The Niagara Falls School District is defined as a very needy school with three-quarters of its students receiving free or reduced lunches. The state has allocated $733,000 in new foundation aid to the district under the Community Schools program that provides additional funds to struggling schools. The program provides before- and after-school mentoring, summer activities and health services.
While Gap Elimination Aid will be restored to some districts next year, the Niagara Falls district had most of its aid restored this past year, said Joseph A. Giarrizzo, administrator for school business services. But Giarrizzo said a large part of the district’s state aid is foundation aid and the state funding is still $18 million to $19 million below what the district is owed based on the state formula. He said the state is slowly phasing in foundation dollars. He said the district qualifies for $90 million in foundation aid, but only received about $76 million.
He said voters appear to support the district’s efforts to “get done what needs to be done,” with 68 percent of voters approving the 2015-16 budget despite the fact it exceeded the tax cap. In 2016-17, the voters will be rewarded with no tax increase. The board was allowed to go up 1.5 percent under the tax cap, but chose to keep the levy flat.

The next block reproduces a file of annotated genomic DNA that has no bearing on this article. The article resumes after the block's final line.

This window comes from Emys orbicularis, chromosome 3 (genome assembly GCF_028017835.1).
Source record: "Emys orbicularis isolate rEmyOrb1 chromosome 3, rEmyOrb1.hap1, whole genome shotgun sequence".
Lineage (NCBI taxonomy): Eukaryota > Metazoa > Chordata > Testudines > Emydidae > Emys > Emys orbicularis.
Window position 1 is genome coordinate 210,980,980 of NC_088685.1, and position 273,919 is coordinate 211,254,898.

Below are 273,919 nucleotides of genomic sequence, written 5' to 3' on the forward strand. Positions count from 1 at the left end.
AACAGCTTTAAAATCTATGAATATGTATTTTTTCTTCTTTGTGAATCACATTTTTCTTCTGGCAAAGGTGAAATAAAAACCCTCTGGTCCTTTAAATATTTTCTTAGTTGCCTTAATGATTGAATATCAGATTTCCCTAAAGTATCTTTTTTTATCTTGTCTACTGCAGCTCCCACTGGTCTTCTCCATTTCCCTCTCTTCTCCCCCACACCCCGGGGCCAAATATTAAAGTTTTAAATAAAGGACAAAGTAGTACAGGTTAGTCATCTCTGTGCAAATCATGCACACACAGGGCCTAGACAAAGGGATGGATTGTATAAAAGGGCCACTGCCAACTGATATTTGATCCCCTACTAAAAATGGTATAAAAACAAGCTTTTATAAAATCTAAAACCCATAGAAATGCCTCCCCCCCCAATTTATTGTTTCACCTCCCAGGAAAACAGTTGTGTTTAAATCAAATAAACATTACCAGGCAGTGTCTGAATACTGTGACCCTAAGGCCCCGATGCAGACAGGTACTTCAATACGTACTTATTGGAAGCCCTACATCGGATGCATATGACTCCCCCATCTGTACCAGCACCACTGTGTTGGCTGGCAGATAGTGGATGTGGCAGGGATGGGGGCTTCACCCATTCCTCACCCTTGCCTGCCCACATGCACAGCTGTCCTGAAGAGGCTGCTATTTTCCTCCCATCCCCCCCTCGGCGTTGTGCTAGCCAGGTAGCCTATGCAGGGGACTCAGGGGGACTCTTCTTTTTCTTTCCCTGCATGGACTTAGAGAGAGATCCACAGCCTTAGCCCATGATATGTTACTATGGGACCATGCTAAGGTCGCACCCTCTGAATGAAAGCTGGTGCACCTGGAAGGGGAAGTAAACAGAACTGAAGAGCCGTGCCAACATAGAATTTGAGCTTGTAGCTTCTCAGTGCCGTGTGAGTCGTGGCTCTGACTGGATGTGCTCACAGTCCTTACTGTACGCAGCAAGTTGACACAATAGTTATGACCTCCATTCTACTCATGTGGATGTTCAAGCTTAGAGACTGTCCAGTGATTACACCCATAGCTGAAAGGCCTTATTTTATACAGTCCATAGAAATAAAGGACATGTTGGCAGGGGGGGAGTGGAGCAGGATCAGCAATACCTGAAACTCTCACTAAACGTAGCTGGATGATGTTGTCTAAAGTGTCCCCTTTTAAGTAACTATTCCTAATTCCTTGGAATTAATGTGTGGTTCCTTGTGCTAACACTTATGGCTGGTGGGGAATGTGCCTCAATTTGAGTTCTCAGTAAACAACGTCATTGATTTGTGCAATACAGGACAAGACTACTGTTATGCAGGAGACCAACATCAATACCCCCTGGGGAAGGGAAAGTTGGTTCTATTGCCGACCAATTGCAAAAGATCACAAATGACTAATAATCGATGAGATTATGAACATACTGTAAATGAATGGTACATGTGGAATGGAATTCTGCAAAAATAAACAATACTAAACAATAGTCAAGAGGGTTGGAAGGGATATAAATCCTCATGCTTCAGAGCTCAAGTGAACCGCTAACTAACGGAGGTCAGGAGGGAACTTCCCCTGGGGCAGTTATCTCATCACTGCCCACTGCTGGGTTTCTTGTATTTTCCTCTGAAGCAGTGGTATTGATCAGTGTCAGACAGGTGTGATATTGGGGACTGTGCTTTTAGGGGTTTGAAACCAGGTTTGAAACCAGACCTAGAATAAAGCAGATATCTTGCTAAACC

The district also received an unexpected increase of $1.2 million in state aid, which Giarrizzo said will be rolled over and allowed to accumulate to keep the district’s resources robust.
• Proposed total budget: $137,055,127 million, up 2.5 percent
• Proposed tax levy: $25,828,989, no increase.
• Tax levy increase allowed under tax cap: 1.5 percent
• Planning to go over tax cap? No
• What could be cut: No plans for cuts, but before funding was restored last year they had to do more with less.
• What could be added: Community School Aid of $733,000 provided by the state will allow them to add after-school mentoring, summer activities and health services for needy students.
What is a tax levy?
The tax levy is the total amount in taxes collected from property owners.
What is the tax cap?
Gov. Andrew M. Cuomo instituted the tax cap three years ago to help control local taxes. It’s billed as a 2 percent tax cap but is actually based on the rate of inflation. Each district’s cap is different because of a complicated formula and can be higher or lower than 2 percent. Districts need 60 percent of votes – called a super majority – to approve a budget that goes over the tax cap. They only need one vote over 50 percent for a budget below the tax cap to pass.
Voters go to the polls Tuesday, May 17 to approve or vote down the proposed budget and vote on candidates for school board and any propositions.
– Nancy A. Fischer, News Niagara reporter